Page last updated at 17:32 GMT, Thursday, 9 October 2008 18:32 UK

Wales feels heat of bank crisis

By Phil Parry
BBC News

Bank notes

Within a few hours it was clear the ripples from Iceland's banking disaster had reached Wales.

And soon after the news broke local authorities were almost outbidding each other as they confessed to how much of their money was exposed.

Rhondda Cynon Taf - 3m. Ceredigion - 5.4m. Then came Caerphilly - 15m, but later in the afternoon it emerged that two police authorities were affected, and Neath Port Talbot Council had deposits worth 20m.

"Extraordinary... unprecedented" were words rarely used by staid public officials. Now they came thick and fast.

Politicians - and journalists - struggled to come to grips with the scale and speed of events.

The current tally for local councils and police authorities stands at over 66m.

Steve Thomas
Steve Thomas described the situation as "worrying"

Had any local council got out before the collapse? Reports said some local authorities had pulled out their money - sorry our money - just in time.

Pity then poor old Caerphilly council with 15m in all - 5m with Landsbanki and 10m with a UK subsidiary, Heritable.

It was all a "very worrying development" said Steve Thomas of the Welsh Local Government Association with admirable understatement.

He was speaking from Llandudno where his association was holding its annual conference.

Not normally an affair that excited journalists, now it was the centre of attention.

Councillors and officials were seen with mobiles glued to ears as they tried to keep pace with events.

Rumours in the conference and in newsrooms fed off each other. Was there anyone worse off than Caerphilly?

Steve Thomas went on to emphasise it was a "serious situation" and he would "hate to see" this have any impact on council tax payers.

There's the rub.

No one can tell of course who will ultimately have to pick up the bill for this, if there is one, or how big that bill might be.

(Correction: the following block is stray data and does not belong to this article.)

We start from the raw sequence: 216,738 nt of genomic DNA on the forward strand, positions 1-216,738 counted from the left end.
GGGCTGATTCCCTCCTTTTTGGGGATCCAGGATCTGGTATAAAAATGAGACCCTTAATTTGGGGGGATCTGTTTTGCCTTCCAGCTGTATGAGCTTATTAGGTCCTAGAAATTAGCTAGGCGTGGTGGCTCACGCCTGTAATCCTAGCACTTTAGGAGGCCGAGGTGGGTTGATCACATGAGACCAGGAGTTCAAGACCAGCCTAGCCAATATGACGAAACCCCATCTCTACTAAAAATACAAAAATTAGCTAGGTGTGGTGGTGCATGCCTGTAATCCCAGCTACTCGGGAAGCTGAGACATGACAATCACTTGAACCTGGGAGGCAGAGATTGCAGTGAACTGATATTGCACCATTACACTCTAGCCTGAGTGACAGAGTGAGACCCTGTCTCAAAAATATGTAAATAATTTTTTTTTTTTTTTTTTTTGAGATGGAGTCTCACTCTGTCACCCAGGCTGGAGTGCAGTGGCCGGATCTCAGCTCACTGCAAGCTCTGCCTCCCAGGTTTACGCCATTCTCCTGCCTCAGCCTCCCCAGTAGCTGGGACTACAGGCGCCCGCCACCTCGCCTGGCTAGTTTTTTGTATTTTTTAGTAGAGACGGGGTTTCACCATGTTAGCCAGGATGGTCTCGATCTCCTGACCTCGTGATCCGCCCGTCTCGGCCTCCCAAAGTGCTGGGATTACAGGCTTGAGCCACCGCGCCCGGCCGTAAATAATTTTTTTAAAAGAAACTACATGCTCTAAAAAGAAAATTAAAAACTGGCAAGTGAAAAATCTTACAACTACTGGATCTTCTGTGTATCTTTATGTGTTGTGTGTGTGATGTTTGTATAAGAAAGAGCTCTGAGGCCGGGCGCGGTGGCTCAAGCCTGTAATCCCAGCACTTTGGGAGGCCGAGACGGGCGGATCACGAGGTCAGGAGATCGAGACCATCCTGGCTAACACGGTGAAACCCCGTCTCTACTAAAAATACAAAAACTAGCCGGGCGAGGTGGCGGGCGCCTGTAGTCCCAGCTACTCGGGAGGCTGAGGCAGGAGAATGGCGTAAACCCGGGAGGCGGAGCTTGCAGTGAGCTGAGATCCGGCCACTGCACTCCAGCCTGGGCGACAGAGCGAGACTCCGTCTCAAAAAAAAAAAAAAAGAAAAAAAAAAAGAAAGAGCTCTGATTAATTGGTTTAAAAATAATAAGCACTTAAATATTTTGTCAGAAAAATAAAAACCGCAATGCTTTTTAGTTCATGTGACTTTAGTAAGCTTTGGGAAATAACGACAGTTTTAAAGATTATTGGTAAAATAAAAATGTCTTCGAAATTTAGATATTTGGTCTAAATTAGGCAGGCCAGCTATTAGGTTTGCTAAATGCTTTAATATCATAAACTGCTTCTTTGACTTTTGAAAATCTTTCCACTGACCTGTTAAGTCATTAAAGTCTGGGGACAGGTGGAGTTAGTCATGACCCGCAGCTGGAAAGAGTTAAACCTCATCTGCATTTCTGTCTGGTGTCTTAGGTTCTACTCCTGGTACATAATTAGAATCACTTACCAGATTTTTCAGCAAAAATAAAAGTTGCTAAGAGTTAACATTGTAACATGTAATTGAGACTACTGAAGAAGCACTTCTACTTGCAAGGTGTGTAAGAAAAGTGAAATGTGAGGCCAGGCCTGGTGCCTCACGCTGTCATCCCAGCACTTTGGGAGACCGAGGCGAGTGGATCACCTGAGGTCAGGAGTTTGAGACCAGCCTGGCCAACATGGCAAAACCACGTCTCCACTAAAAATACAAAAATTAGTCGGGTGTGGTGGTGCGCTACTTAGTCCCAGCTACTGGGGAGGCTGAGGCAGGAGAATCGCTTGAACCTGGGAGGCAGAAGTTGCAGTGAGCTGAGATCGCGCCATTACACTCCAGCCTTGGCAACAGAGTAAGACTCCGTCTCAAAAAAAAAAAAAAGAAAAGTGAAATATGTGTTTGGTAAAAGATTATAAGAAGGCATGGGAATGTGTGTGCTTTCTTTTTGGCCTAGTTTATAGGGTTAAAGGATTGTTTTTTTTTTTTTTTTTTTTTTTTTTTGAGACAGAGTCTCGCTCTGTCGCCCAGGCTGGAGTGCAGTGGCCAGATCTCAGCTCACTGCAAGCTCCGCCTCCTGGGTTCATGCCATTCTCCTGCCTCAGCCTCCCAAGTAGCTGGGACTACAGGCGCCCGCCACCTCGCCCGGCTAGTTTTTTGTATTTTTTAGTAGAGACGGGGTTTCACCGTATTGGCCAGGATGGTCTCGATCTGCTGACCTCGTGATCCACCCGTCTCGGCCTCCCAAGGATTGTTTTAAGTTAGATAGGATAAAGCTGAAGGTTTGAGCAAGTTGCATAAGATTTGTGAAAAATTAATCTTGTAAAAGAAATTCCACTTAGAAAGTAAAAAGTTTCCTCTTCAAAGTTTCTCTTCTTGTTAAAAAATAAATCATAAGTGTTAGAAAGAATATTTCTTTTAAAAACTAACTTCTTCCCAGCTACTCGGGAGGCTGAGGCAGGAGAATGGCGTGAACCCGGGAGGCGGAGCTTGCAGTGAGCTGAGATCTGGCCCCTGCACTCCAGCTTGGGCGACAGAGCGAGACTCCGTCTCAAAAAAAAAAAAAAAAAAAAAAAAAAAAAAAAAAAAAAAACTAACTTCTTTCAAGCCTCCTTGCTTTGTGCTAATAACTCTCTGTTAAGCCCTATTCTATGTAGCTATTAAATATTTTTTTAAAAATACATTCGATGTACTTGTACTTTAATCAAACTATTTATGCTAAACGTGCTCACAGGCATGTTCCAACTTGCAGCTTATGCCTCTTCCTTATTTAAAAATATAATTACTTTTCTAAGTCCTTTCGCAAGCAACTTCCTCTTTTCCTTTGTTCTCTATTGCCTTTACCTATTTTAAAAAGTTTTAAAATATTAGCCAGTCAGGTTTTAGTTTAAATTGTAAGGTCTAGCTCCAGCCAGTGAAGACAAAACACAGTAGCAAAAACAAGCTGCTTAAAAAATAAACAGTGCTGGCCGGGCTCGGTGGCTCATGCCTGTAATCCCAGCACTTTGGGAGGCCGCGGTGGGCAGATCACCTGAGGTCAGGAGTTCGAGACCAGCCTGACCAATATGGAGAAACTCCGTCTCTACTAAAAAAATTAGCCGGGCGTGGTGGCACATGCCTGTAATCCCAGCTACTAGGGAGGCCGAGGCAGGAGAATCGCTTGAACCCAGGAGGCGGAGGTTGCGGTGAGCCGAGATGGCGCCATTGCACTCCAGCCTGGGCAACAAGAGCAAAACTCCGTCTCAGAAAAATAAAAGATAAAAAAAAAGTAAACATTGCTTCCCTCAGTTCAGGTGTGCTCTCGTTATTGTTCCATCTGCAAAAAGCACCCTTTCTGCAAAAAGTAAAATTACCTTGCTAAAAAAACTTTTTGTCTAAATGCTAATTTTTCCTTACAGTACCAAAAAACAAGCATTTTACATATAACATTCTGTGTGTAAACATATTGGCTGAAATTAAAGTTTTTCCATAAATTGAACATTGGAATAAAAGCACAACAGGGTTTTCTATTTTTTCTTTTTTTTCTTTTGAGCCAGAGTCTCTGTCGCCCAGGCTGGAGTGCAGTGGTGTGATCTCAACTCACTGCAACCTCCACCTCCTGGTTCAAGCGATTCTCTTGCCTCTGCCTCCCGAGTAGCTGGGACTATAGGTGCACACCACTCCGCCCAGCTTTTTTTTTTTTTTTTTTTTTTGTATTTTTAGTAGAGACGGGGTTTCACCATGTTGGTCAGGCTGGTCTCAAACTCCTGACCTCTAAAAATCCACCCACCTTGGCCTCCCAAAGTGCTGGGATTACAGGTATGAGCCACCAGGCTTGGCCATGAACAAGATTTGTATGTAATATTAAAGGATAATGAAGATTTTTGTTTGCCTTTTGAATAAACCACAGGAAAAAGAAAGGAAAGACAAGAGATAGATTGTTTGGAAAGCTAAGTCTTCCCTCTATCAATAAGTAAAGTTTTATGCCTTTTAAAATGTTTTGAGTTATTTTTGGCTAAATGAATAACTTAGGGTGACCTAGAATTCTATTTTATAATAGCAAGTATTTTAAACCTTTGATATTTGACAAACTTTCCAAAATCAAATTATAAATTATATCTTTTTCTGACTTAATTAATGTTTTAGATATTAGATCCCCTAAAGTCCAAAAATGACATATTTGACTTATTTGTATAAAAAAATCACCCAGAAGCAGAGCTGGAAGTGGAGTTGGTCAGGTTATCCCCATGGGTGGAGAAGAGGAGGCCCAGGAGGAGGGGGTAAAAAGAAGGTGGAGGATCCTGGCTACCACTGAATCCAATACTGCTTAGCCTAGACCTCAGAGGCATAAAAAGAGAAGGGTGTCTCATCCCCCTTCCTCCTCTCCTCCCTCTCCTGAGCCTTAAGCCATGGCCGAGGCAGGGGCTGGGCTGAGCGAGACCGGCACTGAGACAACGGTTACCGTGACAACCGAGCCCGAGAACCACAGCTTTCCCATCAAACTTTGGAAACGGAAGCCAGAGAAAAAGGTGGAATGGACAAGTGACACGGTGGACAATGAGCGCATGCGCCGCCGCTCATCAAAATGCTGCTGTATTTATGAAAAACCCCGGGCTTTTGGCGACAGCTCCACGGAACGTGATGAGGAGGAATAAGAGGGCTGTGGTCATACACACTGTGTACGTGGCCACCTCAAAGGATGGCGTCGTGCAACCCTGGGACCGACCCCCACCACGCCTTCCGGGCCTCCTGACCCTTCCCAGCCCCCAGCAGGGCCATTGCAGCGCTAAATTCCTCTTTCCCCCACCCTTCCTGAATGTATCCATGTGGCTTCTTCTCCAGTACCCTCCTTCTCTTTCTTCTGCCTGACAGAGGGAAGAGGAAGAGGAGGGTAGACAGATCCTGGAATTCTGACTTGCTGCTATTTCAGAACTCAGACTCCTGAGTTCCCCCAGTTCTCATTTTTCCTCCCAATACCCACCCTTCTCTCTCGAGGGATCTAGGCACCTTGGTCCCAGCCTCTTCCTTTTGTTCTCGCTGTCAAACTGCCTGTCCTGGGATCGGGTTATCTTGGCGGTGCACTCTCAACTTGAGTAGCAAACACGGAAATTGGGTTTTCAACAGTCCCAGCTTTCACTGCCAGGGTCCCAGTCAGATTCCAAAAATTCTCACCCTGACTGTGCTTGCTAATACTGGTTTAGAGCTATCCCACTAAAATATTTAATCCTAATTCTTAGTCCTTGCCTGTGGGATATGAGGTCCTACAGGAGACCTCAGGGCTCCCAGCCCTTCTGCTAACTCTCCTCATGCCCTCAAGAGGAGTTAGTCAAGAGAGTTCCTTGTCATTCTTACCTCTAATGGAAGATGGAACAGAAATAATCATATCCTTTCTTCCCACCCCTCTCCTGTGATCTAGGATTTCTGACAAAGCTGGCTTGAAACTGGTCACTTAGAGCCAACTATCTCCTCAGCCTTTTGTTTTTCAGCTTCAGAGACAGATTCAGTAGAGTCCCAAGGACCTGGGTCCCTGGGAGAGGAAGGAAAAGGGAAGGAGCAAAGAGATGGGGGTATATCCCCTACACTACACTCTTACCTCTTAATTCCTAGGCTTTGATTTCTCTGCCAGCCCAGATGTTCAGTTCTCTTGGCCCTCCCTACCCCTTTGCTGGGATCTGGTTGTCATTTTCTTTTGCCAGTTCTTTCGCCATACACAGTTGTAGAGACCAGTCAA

And no one can be sure what, if anything, will be the impact for all of us on services.

Welsh secretary Paul Murphy tried to reassure council tax payers about higher bills.

"As far as Welsh taxpayers are concerned, I don't think there is any case at all for them to be concerned about this on their tax bills," he said.

Fine words but that was before the numbers had mounted to more than 35m for councils overall in Wales. And counting.

Landsbanki and woman in Iceland
Landsbanki owned the internet bank Icesave, with 300,000 UK customers

Much would hang on meetings between local authorities and the UK Government that were to take place through the afternoon.

What exactly could the politicians in power do anyway?

One key demand was that funds saved by councils with the Icelandic banks should be guaranteed by the UK government just as was happening with individuals.

Dai Lloyd of Plaid Cymru said: "This is a very serious situation for local authorities..." (this we know) "...I'd ask the prime minister and chancellor of the exchequer to give assurances as soon as possible that they will cover any funds lost by councils in this way."

The Welsh Lib Dems echoed the call - "The Westminster Government is going to have to compensate these councils if the money is lost," said Jenny Randerson, AM, their spokesperson for finance and local government.

But then the politics of it all became as fascinating as the unfolding financial story.

The UK government, in the form of the local government minister in Westminster John Healey said councils weren't like private individuals - they had lots of professional advice about where to stick our money.

In other words they were on their own.


But how long would that stance last as ministers met local authority representatives and the size of the problem became clearer?

And it has drawn the inevitable response from the Tories that it was the Government "dithering" - that classic accusation which did so much harm to Gordon Brown until this crisis came along to throw a lifeline.

But the political mud-slinging can wait as council tax payers around Wales prepare to hear how much the lure of the north was too much for local authorities.

Local government financing has never seemed as interesting .... or as alarming.


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